Biomedical researchers from across the world will converge in Syracuse Friday to discuss a disease that is usually associated with tropical climates. Dengue fever, which is one of the leading causes of illness and death in the tropics, has turned up in the United States.
It's an example of an emerging infection, according to Dr. Mark Polhemus, of Upstate Medical University. The infection is spread by mosquitos that are found all over the world. Now that cases have started showing up in the southern United States, it could eventually make it's way up north.
"The Dengue virus is similar to the West Nile virus. And we saw how the West Nile virus started in the United States and spread around. And there is the possibility that this virus could start out in the southern United States and travel where ever the mosquito that spread it, travels," he said.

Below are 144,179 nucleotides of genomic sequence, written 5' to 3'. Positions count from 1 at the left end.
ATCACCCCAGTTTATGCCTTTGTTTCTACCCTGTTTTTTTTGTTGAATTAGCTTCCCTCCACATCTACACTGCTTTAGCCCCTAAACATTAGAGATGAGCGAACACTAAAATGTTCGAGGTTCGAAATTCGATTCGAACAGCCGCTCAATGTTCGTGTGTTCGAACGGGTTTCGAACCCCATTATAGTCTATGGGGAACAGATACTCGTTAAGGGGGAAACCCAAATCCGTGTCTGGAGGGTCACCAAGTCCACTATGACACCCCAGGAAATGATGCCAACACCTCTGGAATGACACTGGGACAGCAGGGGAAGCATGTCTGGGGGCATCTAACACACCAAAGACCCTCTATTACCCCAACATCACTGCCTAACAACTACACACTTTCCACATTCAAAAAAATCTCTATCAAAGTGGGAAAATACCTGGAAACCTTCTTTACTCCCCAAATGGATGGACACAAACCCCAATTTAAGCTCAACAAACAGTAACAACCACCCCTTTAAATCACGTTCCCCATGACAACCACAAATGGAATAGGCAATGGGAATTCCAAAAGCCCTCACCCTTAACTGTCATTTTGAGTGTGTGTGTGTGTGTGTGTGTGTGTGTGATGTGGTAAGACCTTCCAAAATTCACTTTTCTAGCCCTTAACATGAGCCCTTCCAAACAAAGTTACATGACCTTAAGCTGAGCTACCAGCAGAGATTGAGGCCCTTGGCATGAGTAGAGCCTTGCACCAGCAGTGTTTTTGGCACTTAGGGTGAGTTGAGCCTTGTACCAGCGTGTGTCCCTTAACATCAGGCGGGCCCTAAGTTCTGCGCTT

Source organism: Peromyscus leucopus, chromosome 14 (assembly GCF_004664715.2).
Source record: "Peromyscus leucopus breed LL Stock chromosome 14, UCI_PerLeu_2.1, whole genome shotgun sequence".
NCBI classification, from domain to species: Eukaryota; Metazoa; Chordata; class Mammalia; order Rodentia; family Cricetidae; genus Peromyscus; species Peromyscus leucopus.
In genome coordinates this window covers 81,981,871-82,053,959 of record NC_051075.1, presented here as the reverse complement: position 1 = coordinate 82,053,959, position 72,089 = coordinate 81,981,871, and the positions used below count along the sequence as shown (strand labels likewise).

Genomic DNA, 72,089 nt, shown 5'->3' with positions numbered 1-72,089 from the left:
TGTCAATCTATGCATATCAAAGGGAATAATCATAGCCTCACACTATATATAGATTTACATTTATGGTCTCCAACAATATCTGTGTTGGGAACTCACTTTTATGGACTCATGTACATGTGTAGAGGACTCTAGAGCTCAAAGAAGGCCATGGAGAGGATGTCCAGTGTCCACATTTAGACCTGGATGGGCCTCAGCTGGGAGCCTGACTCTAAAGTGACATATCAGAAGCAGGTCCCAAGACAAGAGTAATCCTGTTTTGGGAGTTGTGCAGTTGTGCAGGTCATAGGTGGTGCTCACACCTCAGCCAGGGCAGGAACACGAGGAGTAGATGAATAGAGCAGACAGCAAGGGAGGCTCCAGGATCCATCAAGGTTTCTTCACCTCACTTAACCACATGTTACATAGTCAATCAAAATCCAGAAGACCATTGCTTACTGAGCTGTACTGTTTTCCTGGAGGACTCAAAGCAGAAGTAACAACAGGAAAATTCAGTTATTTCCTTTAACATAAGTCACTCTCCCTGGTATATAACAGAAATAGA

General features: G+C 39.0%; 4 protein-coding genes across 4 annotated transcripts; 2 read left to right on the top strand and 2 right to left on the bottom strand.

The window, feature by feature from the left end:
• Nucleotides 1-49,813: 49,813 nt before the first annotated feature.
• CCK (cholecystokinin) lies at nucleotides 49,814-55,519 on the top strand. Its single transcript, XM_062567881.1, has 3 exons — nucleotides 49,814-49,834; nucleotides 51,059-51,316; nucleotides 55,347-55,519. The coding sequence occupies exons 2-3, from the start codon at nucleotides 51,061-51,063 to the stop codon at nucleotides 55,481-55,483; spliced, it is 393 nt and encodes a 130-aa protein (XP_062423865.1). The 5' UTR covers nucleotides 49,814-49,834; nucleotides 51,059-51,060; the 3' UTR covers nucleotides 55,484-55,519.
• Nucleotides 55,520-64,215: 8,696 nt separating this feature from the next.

Polhemus says there are no vaccines to prevent infection from Dengue fever, also known as "break bone" fever. Researchers in Syracuse are conducting clinical trials on a potential vaccine for the disease, which currently affects between 50 and 100 million people worldwide.
"There are more cases now of Dengue, than there were back in the 1950s. And the vector, the mosquito that transmits it, is found all over the place. And more and more countries are being involved in Dengue, including the United States. So there's cases of Dengue in the United States, in Texas, Hawaii and Southern Florida," said Polhemus.
The global health research forum this week will look at the potential for vaccines, as well as ways to control mosquitos that carry the disease.
Upstate is looking for volunteers for their clinical trials of a Dengue vaccine.
Information about the clinical trial can be found here or at 315-459-3031